A research report from Safefood, an Ireland-based consumer advocacy organization, found three-quarters of the 67 gluten-free snack foods it surveyed in 2018 were high in fat and 69% had elevated levels of sugar. The calorie levels of the nut products, savory snacks, cereal, baked products and confectionery items surveyed were about the same as a standard chocolate bar, the group said.
Twenty-three percent of the 2,000 consumers in Ireland surveyed purchased gluten-free foods, the report found, but 92% of them didn't have a gluten-related disorder or had not been medically diagnosed with celiac disease. Of those surveyed, 23% thought gluten-free products had less fat, 21% believed they had less sugar, and 19% thought a gluten-free diet was a healthy way to lose weight.
Catherine Conlon, Safefood's director of human health and nutrition, said in a release that there's no consistent evidence a gluten-free diet will improve your health if you aren’t sensitive to gluten. "We would have a concern that some of these snack foods have an unhealthy nutritional profile for everyone, whether or not they have a gluten-related disorder," she said.
This report tarnishes the health halo gluten-free foods have long been wearing, so its results might surprise consumers who have been avoiding the proteins despite having no health problems related to its consumption. Gluten, which helps to hold foods together, is found in wheat, rye, barley and triticale, a cross between wheat and rye.
Similar to Ireland, U.S. consumers without celiac disease or a gluten sensitivity have been flocking to buy gluten-free items. According to a 2105 study from The Hartman Group, 35% of U.S. consumers have no real reason to do so. Another report published in 2016 by Mayo Clinic Proceedings reported those who identified as "people without celiac disease avoiding gluten" tripled between 2009 and 2014.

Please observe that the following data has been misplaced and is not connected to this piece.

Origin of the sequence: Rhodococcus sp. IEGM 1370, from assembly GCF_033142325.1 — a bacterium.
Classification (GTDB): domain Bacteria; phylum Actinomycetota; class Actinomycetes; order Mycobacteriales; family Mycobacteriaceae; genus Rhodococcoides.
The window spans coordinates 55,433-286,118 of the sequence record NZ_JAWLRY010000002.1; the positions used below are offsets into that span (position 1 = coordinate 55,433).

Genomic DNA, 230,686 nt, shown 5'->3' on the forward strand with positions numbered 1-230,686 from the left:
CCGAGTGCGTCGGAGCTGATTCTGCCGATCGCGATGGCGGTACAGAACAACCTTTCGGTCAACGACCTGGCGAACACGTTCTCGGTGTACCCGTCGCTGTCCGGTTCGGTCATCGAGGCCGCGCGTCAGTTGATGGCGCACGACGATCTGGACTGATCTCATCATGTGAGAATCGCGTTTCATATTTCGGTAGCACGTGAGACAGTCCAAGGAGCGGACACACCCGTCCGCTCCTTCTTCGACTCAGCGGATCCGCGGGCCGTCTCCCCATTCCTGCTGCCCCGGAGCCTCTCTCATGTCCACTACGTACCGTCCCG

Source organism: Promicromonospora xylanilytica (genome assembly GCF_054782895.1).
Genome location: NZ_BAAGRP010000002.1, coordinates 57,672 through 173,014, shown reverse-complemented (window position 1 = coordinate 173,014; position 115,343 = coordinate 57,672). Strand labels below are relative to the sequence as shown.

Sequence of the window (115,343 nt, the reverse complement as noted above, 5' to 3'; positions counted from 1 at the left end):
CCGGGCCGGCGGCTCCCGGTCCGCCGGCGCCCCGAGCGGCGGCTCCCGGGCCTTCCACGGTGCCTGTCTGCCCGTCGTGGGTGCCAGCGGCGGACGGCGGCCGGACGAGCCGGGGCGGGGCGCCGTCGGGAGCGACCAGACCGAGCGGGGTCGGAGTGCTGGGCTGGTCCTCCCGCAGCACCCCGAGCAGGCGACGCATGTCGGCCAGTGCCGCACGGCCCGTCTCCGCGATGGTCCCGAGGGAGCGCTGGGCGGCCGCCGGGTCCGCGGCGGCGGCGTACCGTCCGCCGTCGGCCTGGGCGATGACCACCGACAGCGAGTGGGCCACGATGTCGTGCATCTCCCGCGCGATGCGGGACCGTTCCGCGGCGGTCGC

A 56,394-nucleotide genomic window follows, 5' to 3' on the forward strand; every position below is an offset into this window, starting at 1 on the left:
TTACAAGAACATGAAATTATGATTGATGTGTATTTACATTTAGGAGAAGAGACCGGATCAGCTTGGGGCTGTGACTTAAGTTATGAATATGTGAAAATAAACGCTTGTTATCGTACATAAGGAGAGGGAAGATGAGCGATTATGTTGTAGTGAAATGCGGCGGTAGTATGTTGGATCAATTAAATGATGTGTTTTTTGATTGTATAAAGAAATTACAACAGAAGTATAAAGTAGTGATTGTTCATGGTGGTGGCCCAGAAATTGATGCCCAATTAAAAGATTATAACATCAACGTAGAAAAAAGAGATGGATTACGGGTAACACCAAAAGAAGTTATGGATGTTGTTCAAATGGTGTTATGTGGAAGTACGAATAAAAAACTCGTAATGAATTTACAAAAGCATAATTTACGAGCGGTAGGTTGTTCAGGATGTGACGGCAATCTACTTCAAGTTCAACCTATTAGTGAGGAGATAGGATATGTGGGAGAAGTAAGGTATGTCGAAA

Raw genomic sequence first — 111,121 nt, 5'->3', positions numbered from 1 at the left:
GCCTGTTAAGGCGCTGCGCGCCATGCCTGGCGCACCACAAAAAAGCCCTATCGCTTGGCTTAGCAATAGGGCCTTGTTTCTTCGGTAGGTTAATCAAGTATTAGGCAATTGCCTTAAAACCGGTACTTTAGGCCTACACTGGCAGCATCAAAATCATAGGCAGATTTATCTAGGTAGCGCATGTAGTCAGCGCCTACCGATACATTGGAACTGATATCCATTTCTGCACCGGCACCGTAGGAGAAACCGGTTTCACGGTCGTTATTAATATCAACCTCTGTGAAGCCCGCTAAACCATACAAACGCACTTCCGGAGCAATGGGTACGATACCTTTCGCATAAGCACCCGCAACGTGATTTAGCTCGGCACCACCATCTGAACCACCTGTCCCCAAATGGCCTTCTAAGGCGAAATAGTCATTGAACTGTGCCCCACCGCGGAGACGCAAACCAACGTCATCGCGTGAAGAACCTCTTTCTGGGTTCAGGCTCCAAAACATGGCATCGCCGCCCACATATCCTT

So far, this market shows no signs of slowing. Packaged Facts projected U.S. sales of gluten-free products would exceed $2 billion by 2019. Research and Markets has been even more optimistic, predicting the U.S. gluten-free food market would more than double by 2025 from about $2.7 billion in 2018.
Many of those who choose to go gluten-free without a compelling medical reason say it's healthier, especially millennials. According to a 2018 article from Australia's Monash University, a gluten-free diet often excludes items not known for their health attributes such as cakes, biscuits, crackers and beer. Gluten-free also taps into the free-from trend that encompasses allergens, artificial colors and flavors, saturated fat, genetic modification and other less-desirable ingredients.
It's possible the results of this Irish study may cause some consumers to go back to eating foods containing gluten but which have less sugar and fat than the gluten-free snack foods the researchers surveyed. Manufacturers of gluten-free foods might take a closer look at what they're producing and ask whether they need to be going to the trouble of leaving out gluten.
Still, gluten-free remains a popular buzzword in the food space among consumers. So unless the Safefood study gains momentum with shoppers, purchases of these foods are unlikely to slow anytime soon, and food manufacturers have little reason to change what they have recently been doing with gluten-free foods.
Staying the course is further underscored by the premium price attached to gluten-free foods. According to a 2019 U.S. market basket survey, gluten-free foods generally cost 83% more than non-gluten-free ones, and gluten-free foods from mass-market producers are 39% more. As a result, manufacturers have an incentive to keep producing gluten-free items as long as production costs remain reasonable and consumers keep buying them.